107 of 139
Where did many women get jobs after the War?
Many women found work in the new NHS (National Health Service)
108 of 139
What did a goverment survey of 1947 reveal about women in a work
It showed how 58% of women believed that married women should not go out to work.
109 of 139
Why hadn't women career oppurtunites improved after War?
working in metal manufacturing and engineering came to an end. Also the government shut down nurseries after the war.
110 of 139
How did report show an unequal society for working women after the war?
By the 1960s 38% of women, by 1961, only 15% doctors and 3% of lawyers were women.
111 of 139
What was the purpose of the Ministry of Information which formed in Septermber 1939
To regulate all news and propaganda
112 of 139
How many members were there in the Ministry of information?
3000 people worked for the Ministry of Information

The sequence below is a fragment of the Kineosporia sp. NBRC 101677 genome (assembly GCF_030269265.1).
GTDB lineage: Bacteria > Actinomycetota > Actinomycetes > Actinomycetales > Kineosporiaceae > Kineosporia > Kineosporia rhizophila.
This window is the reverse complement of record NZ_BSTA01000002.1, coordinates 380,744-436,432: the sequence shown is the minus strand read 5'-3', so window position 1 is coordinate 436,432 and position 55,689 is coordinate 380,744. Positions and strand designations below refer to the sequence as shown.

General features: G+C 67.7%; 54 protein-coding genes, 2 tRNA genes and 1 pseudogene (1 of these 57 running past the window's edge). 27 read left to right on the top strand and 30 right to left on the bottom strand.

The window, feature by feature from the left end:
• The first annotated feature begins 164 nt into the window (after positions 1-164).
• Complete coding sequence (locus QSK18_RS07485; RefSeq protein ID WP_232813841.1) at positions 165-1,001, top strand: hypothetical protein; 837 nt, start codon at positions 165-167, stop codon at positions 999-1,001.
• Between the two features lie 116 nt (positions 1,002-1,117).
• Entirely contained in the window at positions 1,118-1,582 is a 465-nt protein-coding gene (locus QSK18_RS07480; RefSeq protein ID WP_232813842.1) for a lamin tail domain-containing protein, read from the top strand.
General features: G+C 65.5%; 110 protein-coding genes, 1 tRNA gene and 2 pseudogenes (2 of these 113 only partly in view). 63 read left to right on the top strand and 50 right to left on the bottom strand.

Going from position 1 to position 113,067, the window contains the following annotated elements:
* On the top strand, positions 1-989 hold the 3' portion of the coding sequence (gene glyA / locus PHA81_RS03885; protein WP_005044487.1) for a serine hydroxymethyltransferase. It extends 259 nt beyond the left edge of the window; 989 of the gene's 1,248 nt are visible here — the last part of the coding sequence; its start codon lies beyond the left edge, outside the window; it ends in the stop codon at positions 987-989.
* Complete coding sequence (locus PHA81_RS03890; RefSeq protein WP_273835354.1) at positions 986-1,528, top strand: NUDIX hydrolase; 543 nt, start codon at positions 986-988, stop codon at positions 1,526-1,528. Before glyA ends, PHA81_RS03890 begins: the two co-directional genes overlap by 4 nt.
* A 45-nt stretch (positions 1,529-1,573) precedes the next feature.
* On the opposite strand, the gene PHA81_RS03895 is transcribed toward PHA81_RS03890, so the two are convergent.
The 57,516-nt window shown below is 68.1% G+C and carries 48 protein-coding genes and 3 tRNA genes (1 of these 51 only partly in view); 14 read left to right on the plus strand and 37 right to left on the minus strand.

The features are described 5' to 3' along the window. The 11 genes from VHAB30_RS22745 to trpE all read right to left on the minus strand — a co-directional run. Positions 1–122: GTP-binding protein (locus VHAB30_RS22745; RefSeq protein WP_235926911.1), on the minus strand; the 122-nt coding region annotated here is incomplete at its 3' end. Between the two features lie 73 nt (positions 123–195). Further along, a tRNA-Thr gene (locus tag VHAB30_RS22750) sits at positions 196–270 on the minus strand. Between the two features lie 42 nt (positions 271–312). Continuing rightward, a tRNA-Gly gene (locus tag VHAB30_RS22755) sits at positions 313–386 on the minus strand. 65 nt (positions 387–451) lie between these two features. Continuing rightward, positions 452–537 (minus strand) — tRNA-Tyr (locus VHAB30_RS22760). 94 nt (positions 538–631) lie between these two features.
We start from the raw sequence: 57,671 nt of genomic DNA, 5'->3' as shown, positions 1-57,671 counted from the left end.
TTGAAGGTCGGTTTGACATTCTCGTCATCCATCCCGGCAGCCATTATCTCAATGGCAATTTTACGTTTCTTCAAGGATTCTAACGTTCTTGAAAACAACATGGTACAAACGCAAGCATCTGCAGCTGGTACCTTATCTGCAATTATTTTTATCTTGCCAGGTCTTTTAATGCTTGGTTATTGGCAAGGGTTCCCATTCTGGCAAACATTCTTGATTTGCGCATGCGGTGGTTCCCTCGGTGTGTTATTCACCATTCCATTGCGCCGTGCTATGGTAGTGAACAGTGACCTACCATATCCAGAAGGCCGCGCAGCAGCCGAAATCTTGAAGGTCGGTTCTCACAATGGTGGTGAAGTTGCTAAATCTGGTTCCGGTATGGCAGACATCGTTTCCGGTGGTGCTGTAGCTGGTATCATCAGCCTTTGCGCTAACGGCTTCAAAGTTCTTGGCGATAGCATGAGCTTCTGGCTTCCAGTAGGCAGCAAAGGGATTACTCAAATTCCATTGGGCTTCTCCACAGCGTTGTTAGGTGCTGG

113 of 139
Why was the Ministry of Information not very successful at first?
They hired suthors to write leaflets some were not so pleased with it; e.g Agatha Christie refused to do it because she felt she could only write what she believed in. Loud speakers didn't get around to enough. Leaflets for Germany, had errors
114 of 139
Give one example of how the Ministry of information improved?
The Mass observation came to place, in which the huge oppinion survey kept track of the oppinions and feelings of the gerneral public; reporting how they felt.
115 of 139
Give an example of how the Ministry of information cencored pieces of the new broadcast?
The goveremnt covered up reports of ships sunk by Japanese Kamikaze pilots, so morale wouldn't be damaged.
116 of 139
What types of photos were banned by the Ministry of information?
Those showing dead children,and one of bomb which had broken through into an underground station.
117 of 139
Which newspaper was banned by the Ministry of information in 1941 and why?
The communist newspaper the daily worker was banned, because it opposed the war.
118 of 139
How did the Moi keep radar a secret?